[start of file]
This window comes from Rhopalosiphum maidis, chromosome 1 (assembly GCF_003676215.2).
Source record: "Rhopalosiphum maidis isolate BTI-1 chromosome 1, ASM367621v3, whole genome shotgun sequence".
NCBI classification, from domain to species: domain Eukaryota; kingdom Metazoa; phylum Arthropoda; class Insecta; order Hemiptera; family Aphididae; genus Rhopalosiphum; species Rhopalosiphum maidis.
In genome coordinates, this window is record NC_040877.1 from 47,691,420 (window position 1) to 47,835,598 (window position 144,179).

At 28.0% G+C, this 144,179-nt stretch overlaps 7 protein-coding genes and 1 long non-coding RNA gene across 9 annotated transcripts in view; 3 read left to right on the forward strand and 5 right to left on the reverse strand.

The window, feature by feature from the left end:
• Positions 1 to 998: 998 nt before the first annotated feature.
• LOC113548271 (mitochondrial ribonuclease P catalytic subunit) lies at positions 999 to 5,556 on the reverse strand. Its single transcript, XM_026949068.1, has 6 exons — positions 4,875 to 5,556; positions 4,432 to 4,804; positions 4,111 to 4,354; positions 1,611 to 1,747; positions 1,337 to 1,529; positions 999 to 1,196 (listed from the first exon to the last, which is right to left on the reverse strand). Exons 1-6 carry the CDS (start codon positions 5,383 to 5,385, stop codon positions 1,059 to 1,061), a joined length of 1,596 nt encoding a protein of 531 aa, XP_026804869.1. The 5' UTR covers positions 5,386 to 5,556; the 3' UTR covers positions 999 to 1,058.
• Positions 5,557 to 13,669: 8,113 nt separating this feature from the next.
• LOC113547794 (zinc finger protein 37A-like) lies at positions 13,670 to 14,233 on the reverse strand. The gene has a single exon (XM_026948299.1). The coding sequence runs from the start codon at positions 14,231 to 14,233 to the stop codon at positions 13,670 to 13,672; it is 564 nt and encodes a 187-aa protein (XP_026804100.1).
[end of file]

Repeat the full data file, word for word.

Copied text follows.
This window comes from Rhopalosiphum maidis, chromosome 1 (assembly GCF_003676215.2).
Source record: "Rhopalosiphum maidis isolate BTI-1 chromosome 1, ASM367621v3, whole genome shotgun sequence".
NCBI classification, from domain to species: domain Eukaryota; kingdom Metazoa; phylum Arthropoda; class Insecta; order Hemiptera; family Aphididae; genus Rhopalosiphum; species Rhopalosiphum maidis.
In genome coordinates, this window is record NC_040877.1 from 47,691,420 (window position 1) to 47,835,598 (window position 144,179).

At 28.0% G+C, this 144,179-nt stretch overlaps 7 protein-coding genes and 1 long non-coding RNA gene across 9 annotated transcripts in view; 3 read left to right on the forward strand and 5 right to left on the reverse strand.

The window, feature by feature from the left end:
• Positions 1 to 998: 998 nt before the first annotated feature.
• LOC113548271 (mitochondrial ribonuclease P catalytic subunit) lies at positions 999 to 5,556 on the reverse strand. Its single transcript, XM_026949068.1, has 6 exons — positions 4,875 to 5,556; positions 4,432 to 4,804; positions 4,111 to 4,354; positions 1,611 to 1,747; positions 1,337 to 1,529; positions 999 to 1,196 (listed from the first exon to the last, which is right to left on the reverse strand). Exons 1-6 carry the CDS (start codon positions 5,383 to 5,385, stop codon positions 1,059 to 1,061), a joined length of 1,596 nt encoding a protein of 531 aa, XP_026804869.1. The 5' UTR covers positions 5,386 to 5,556; the 3' UTR covers positions 999 to 1,058.
• Positions 5,557 to 13,669: 8,113 nt separating this feature from the next.
• LOC113547794 (zinc finger protein 37A-like) lies at positions 13,670 to 14,233 on the reverse strand. The gene has a single exon (XM_026948299.1). The coding sequence runs from the start codon at positions 14,231 to 14,233 to the stop codon at positions 13,670 to 13,672; it is 564 nt and encodes a 187-aa protein (XP_026804100.1).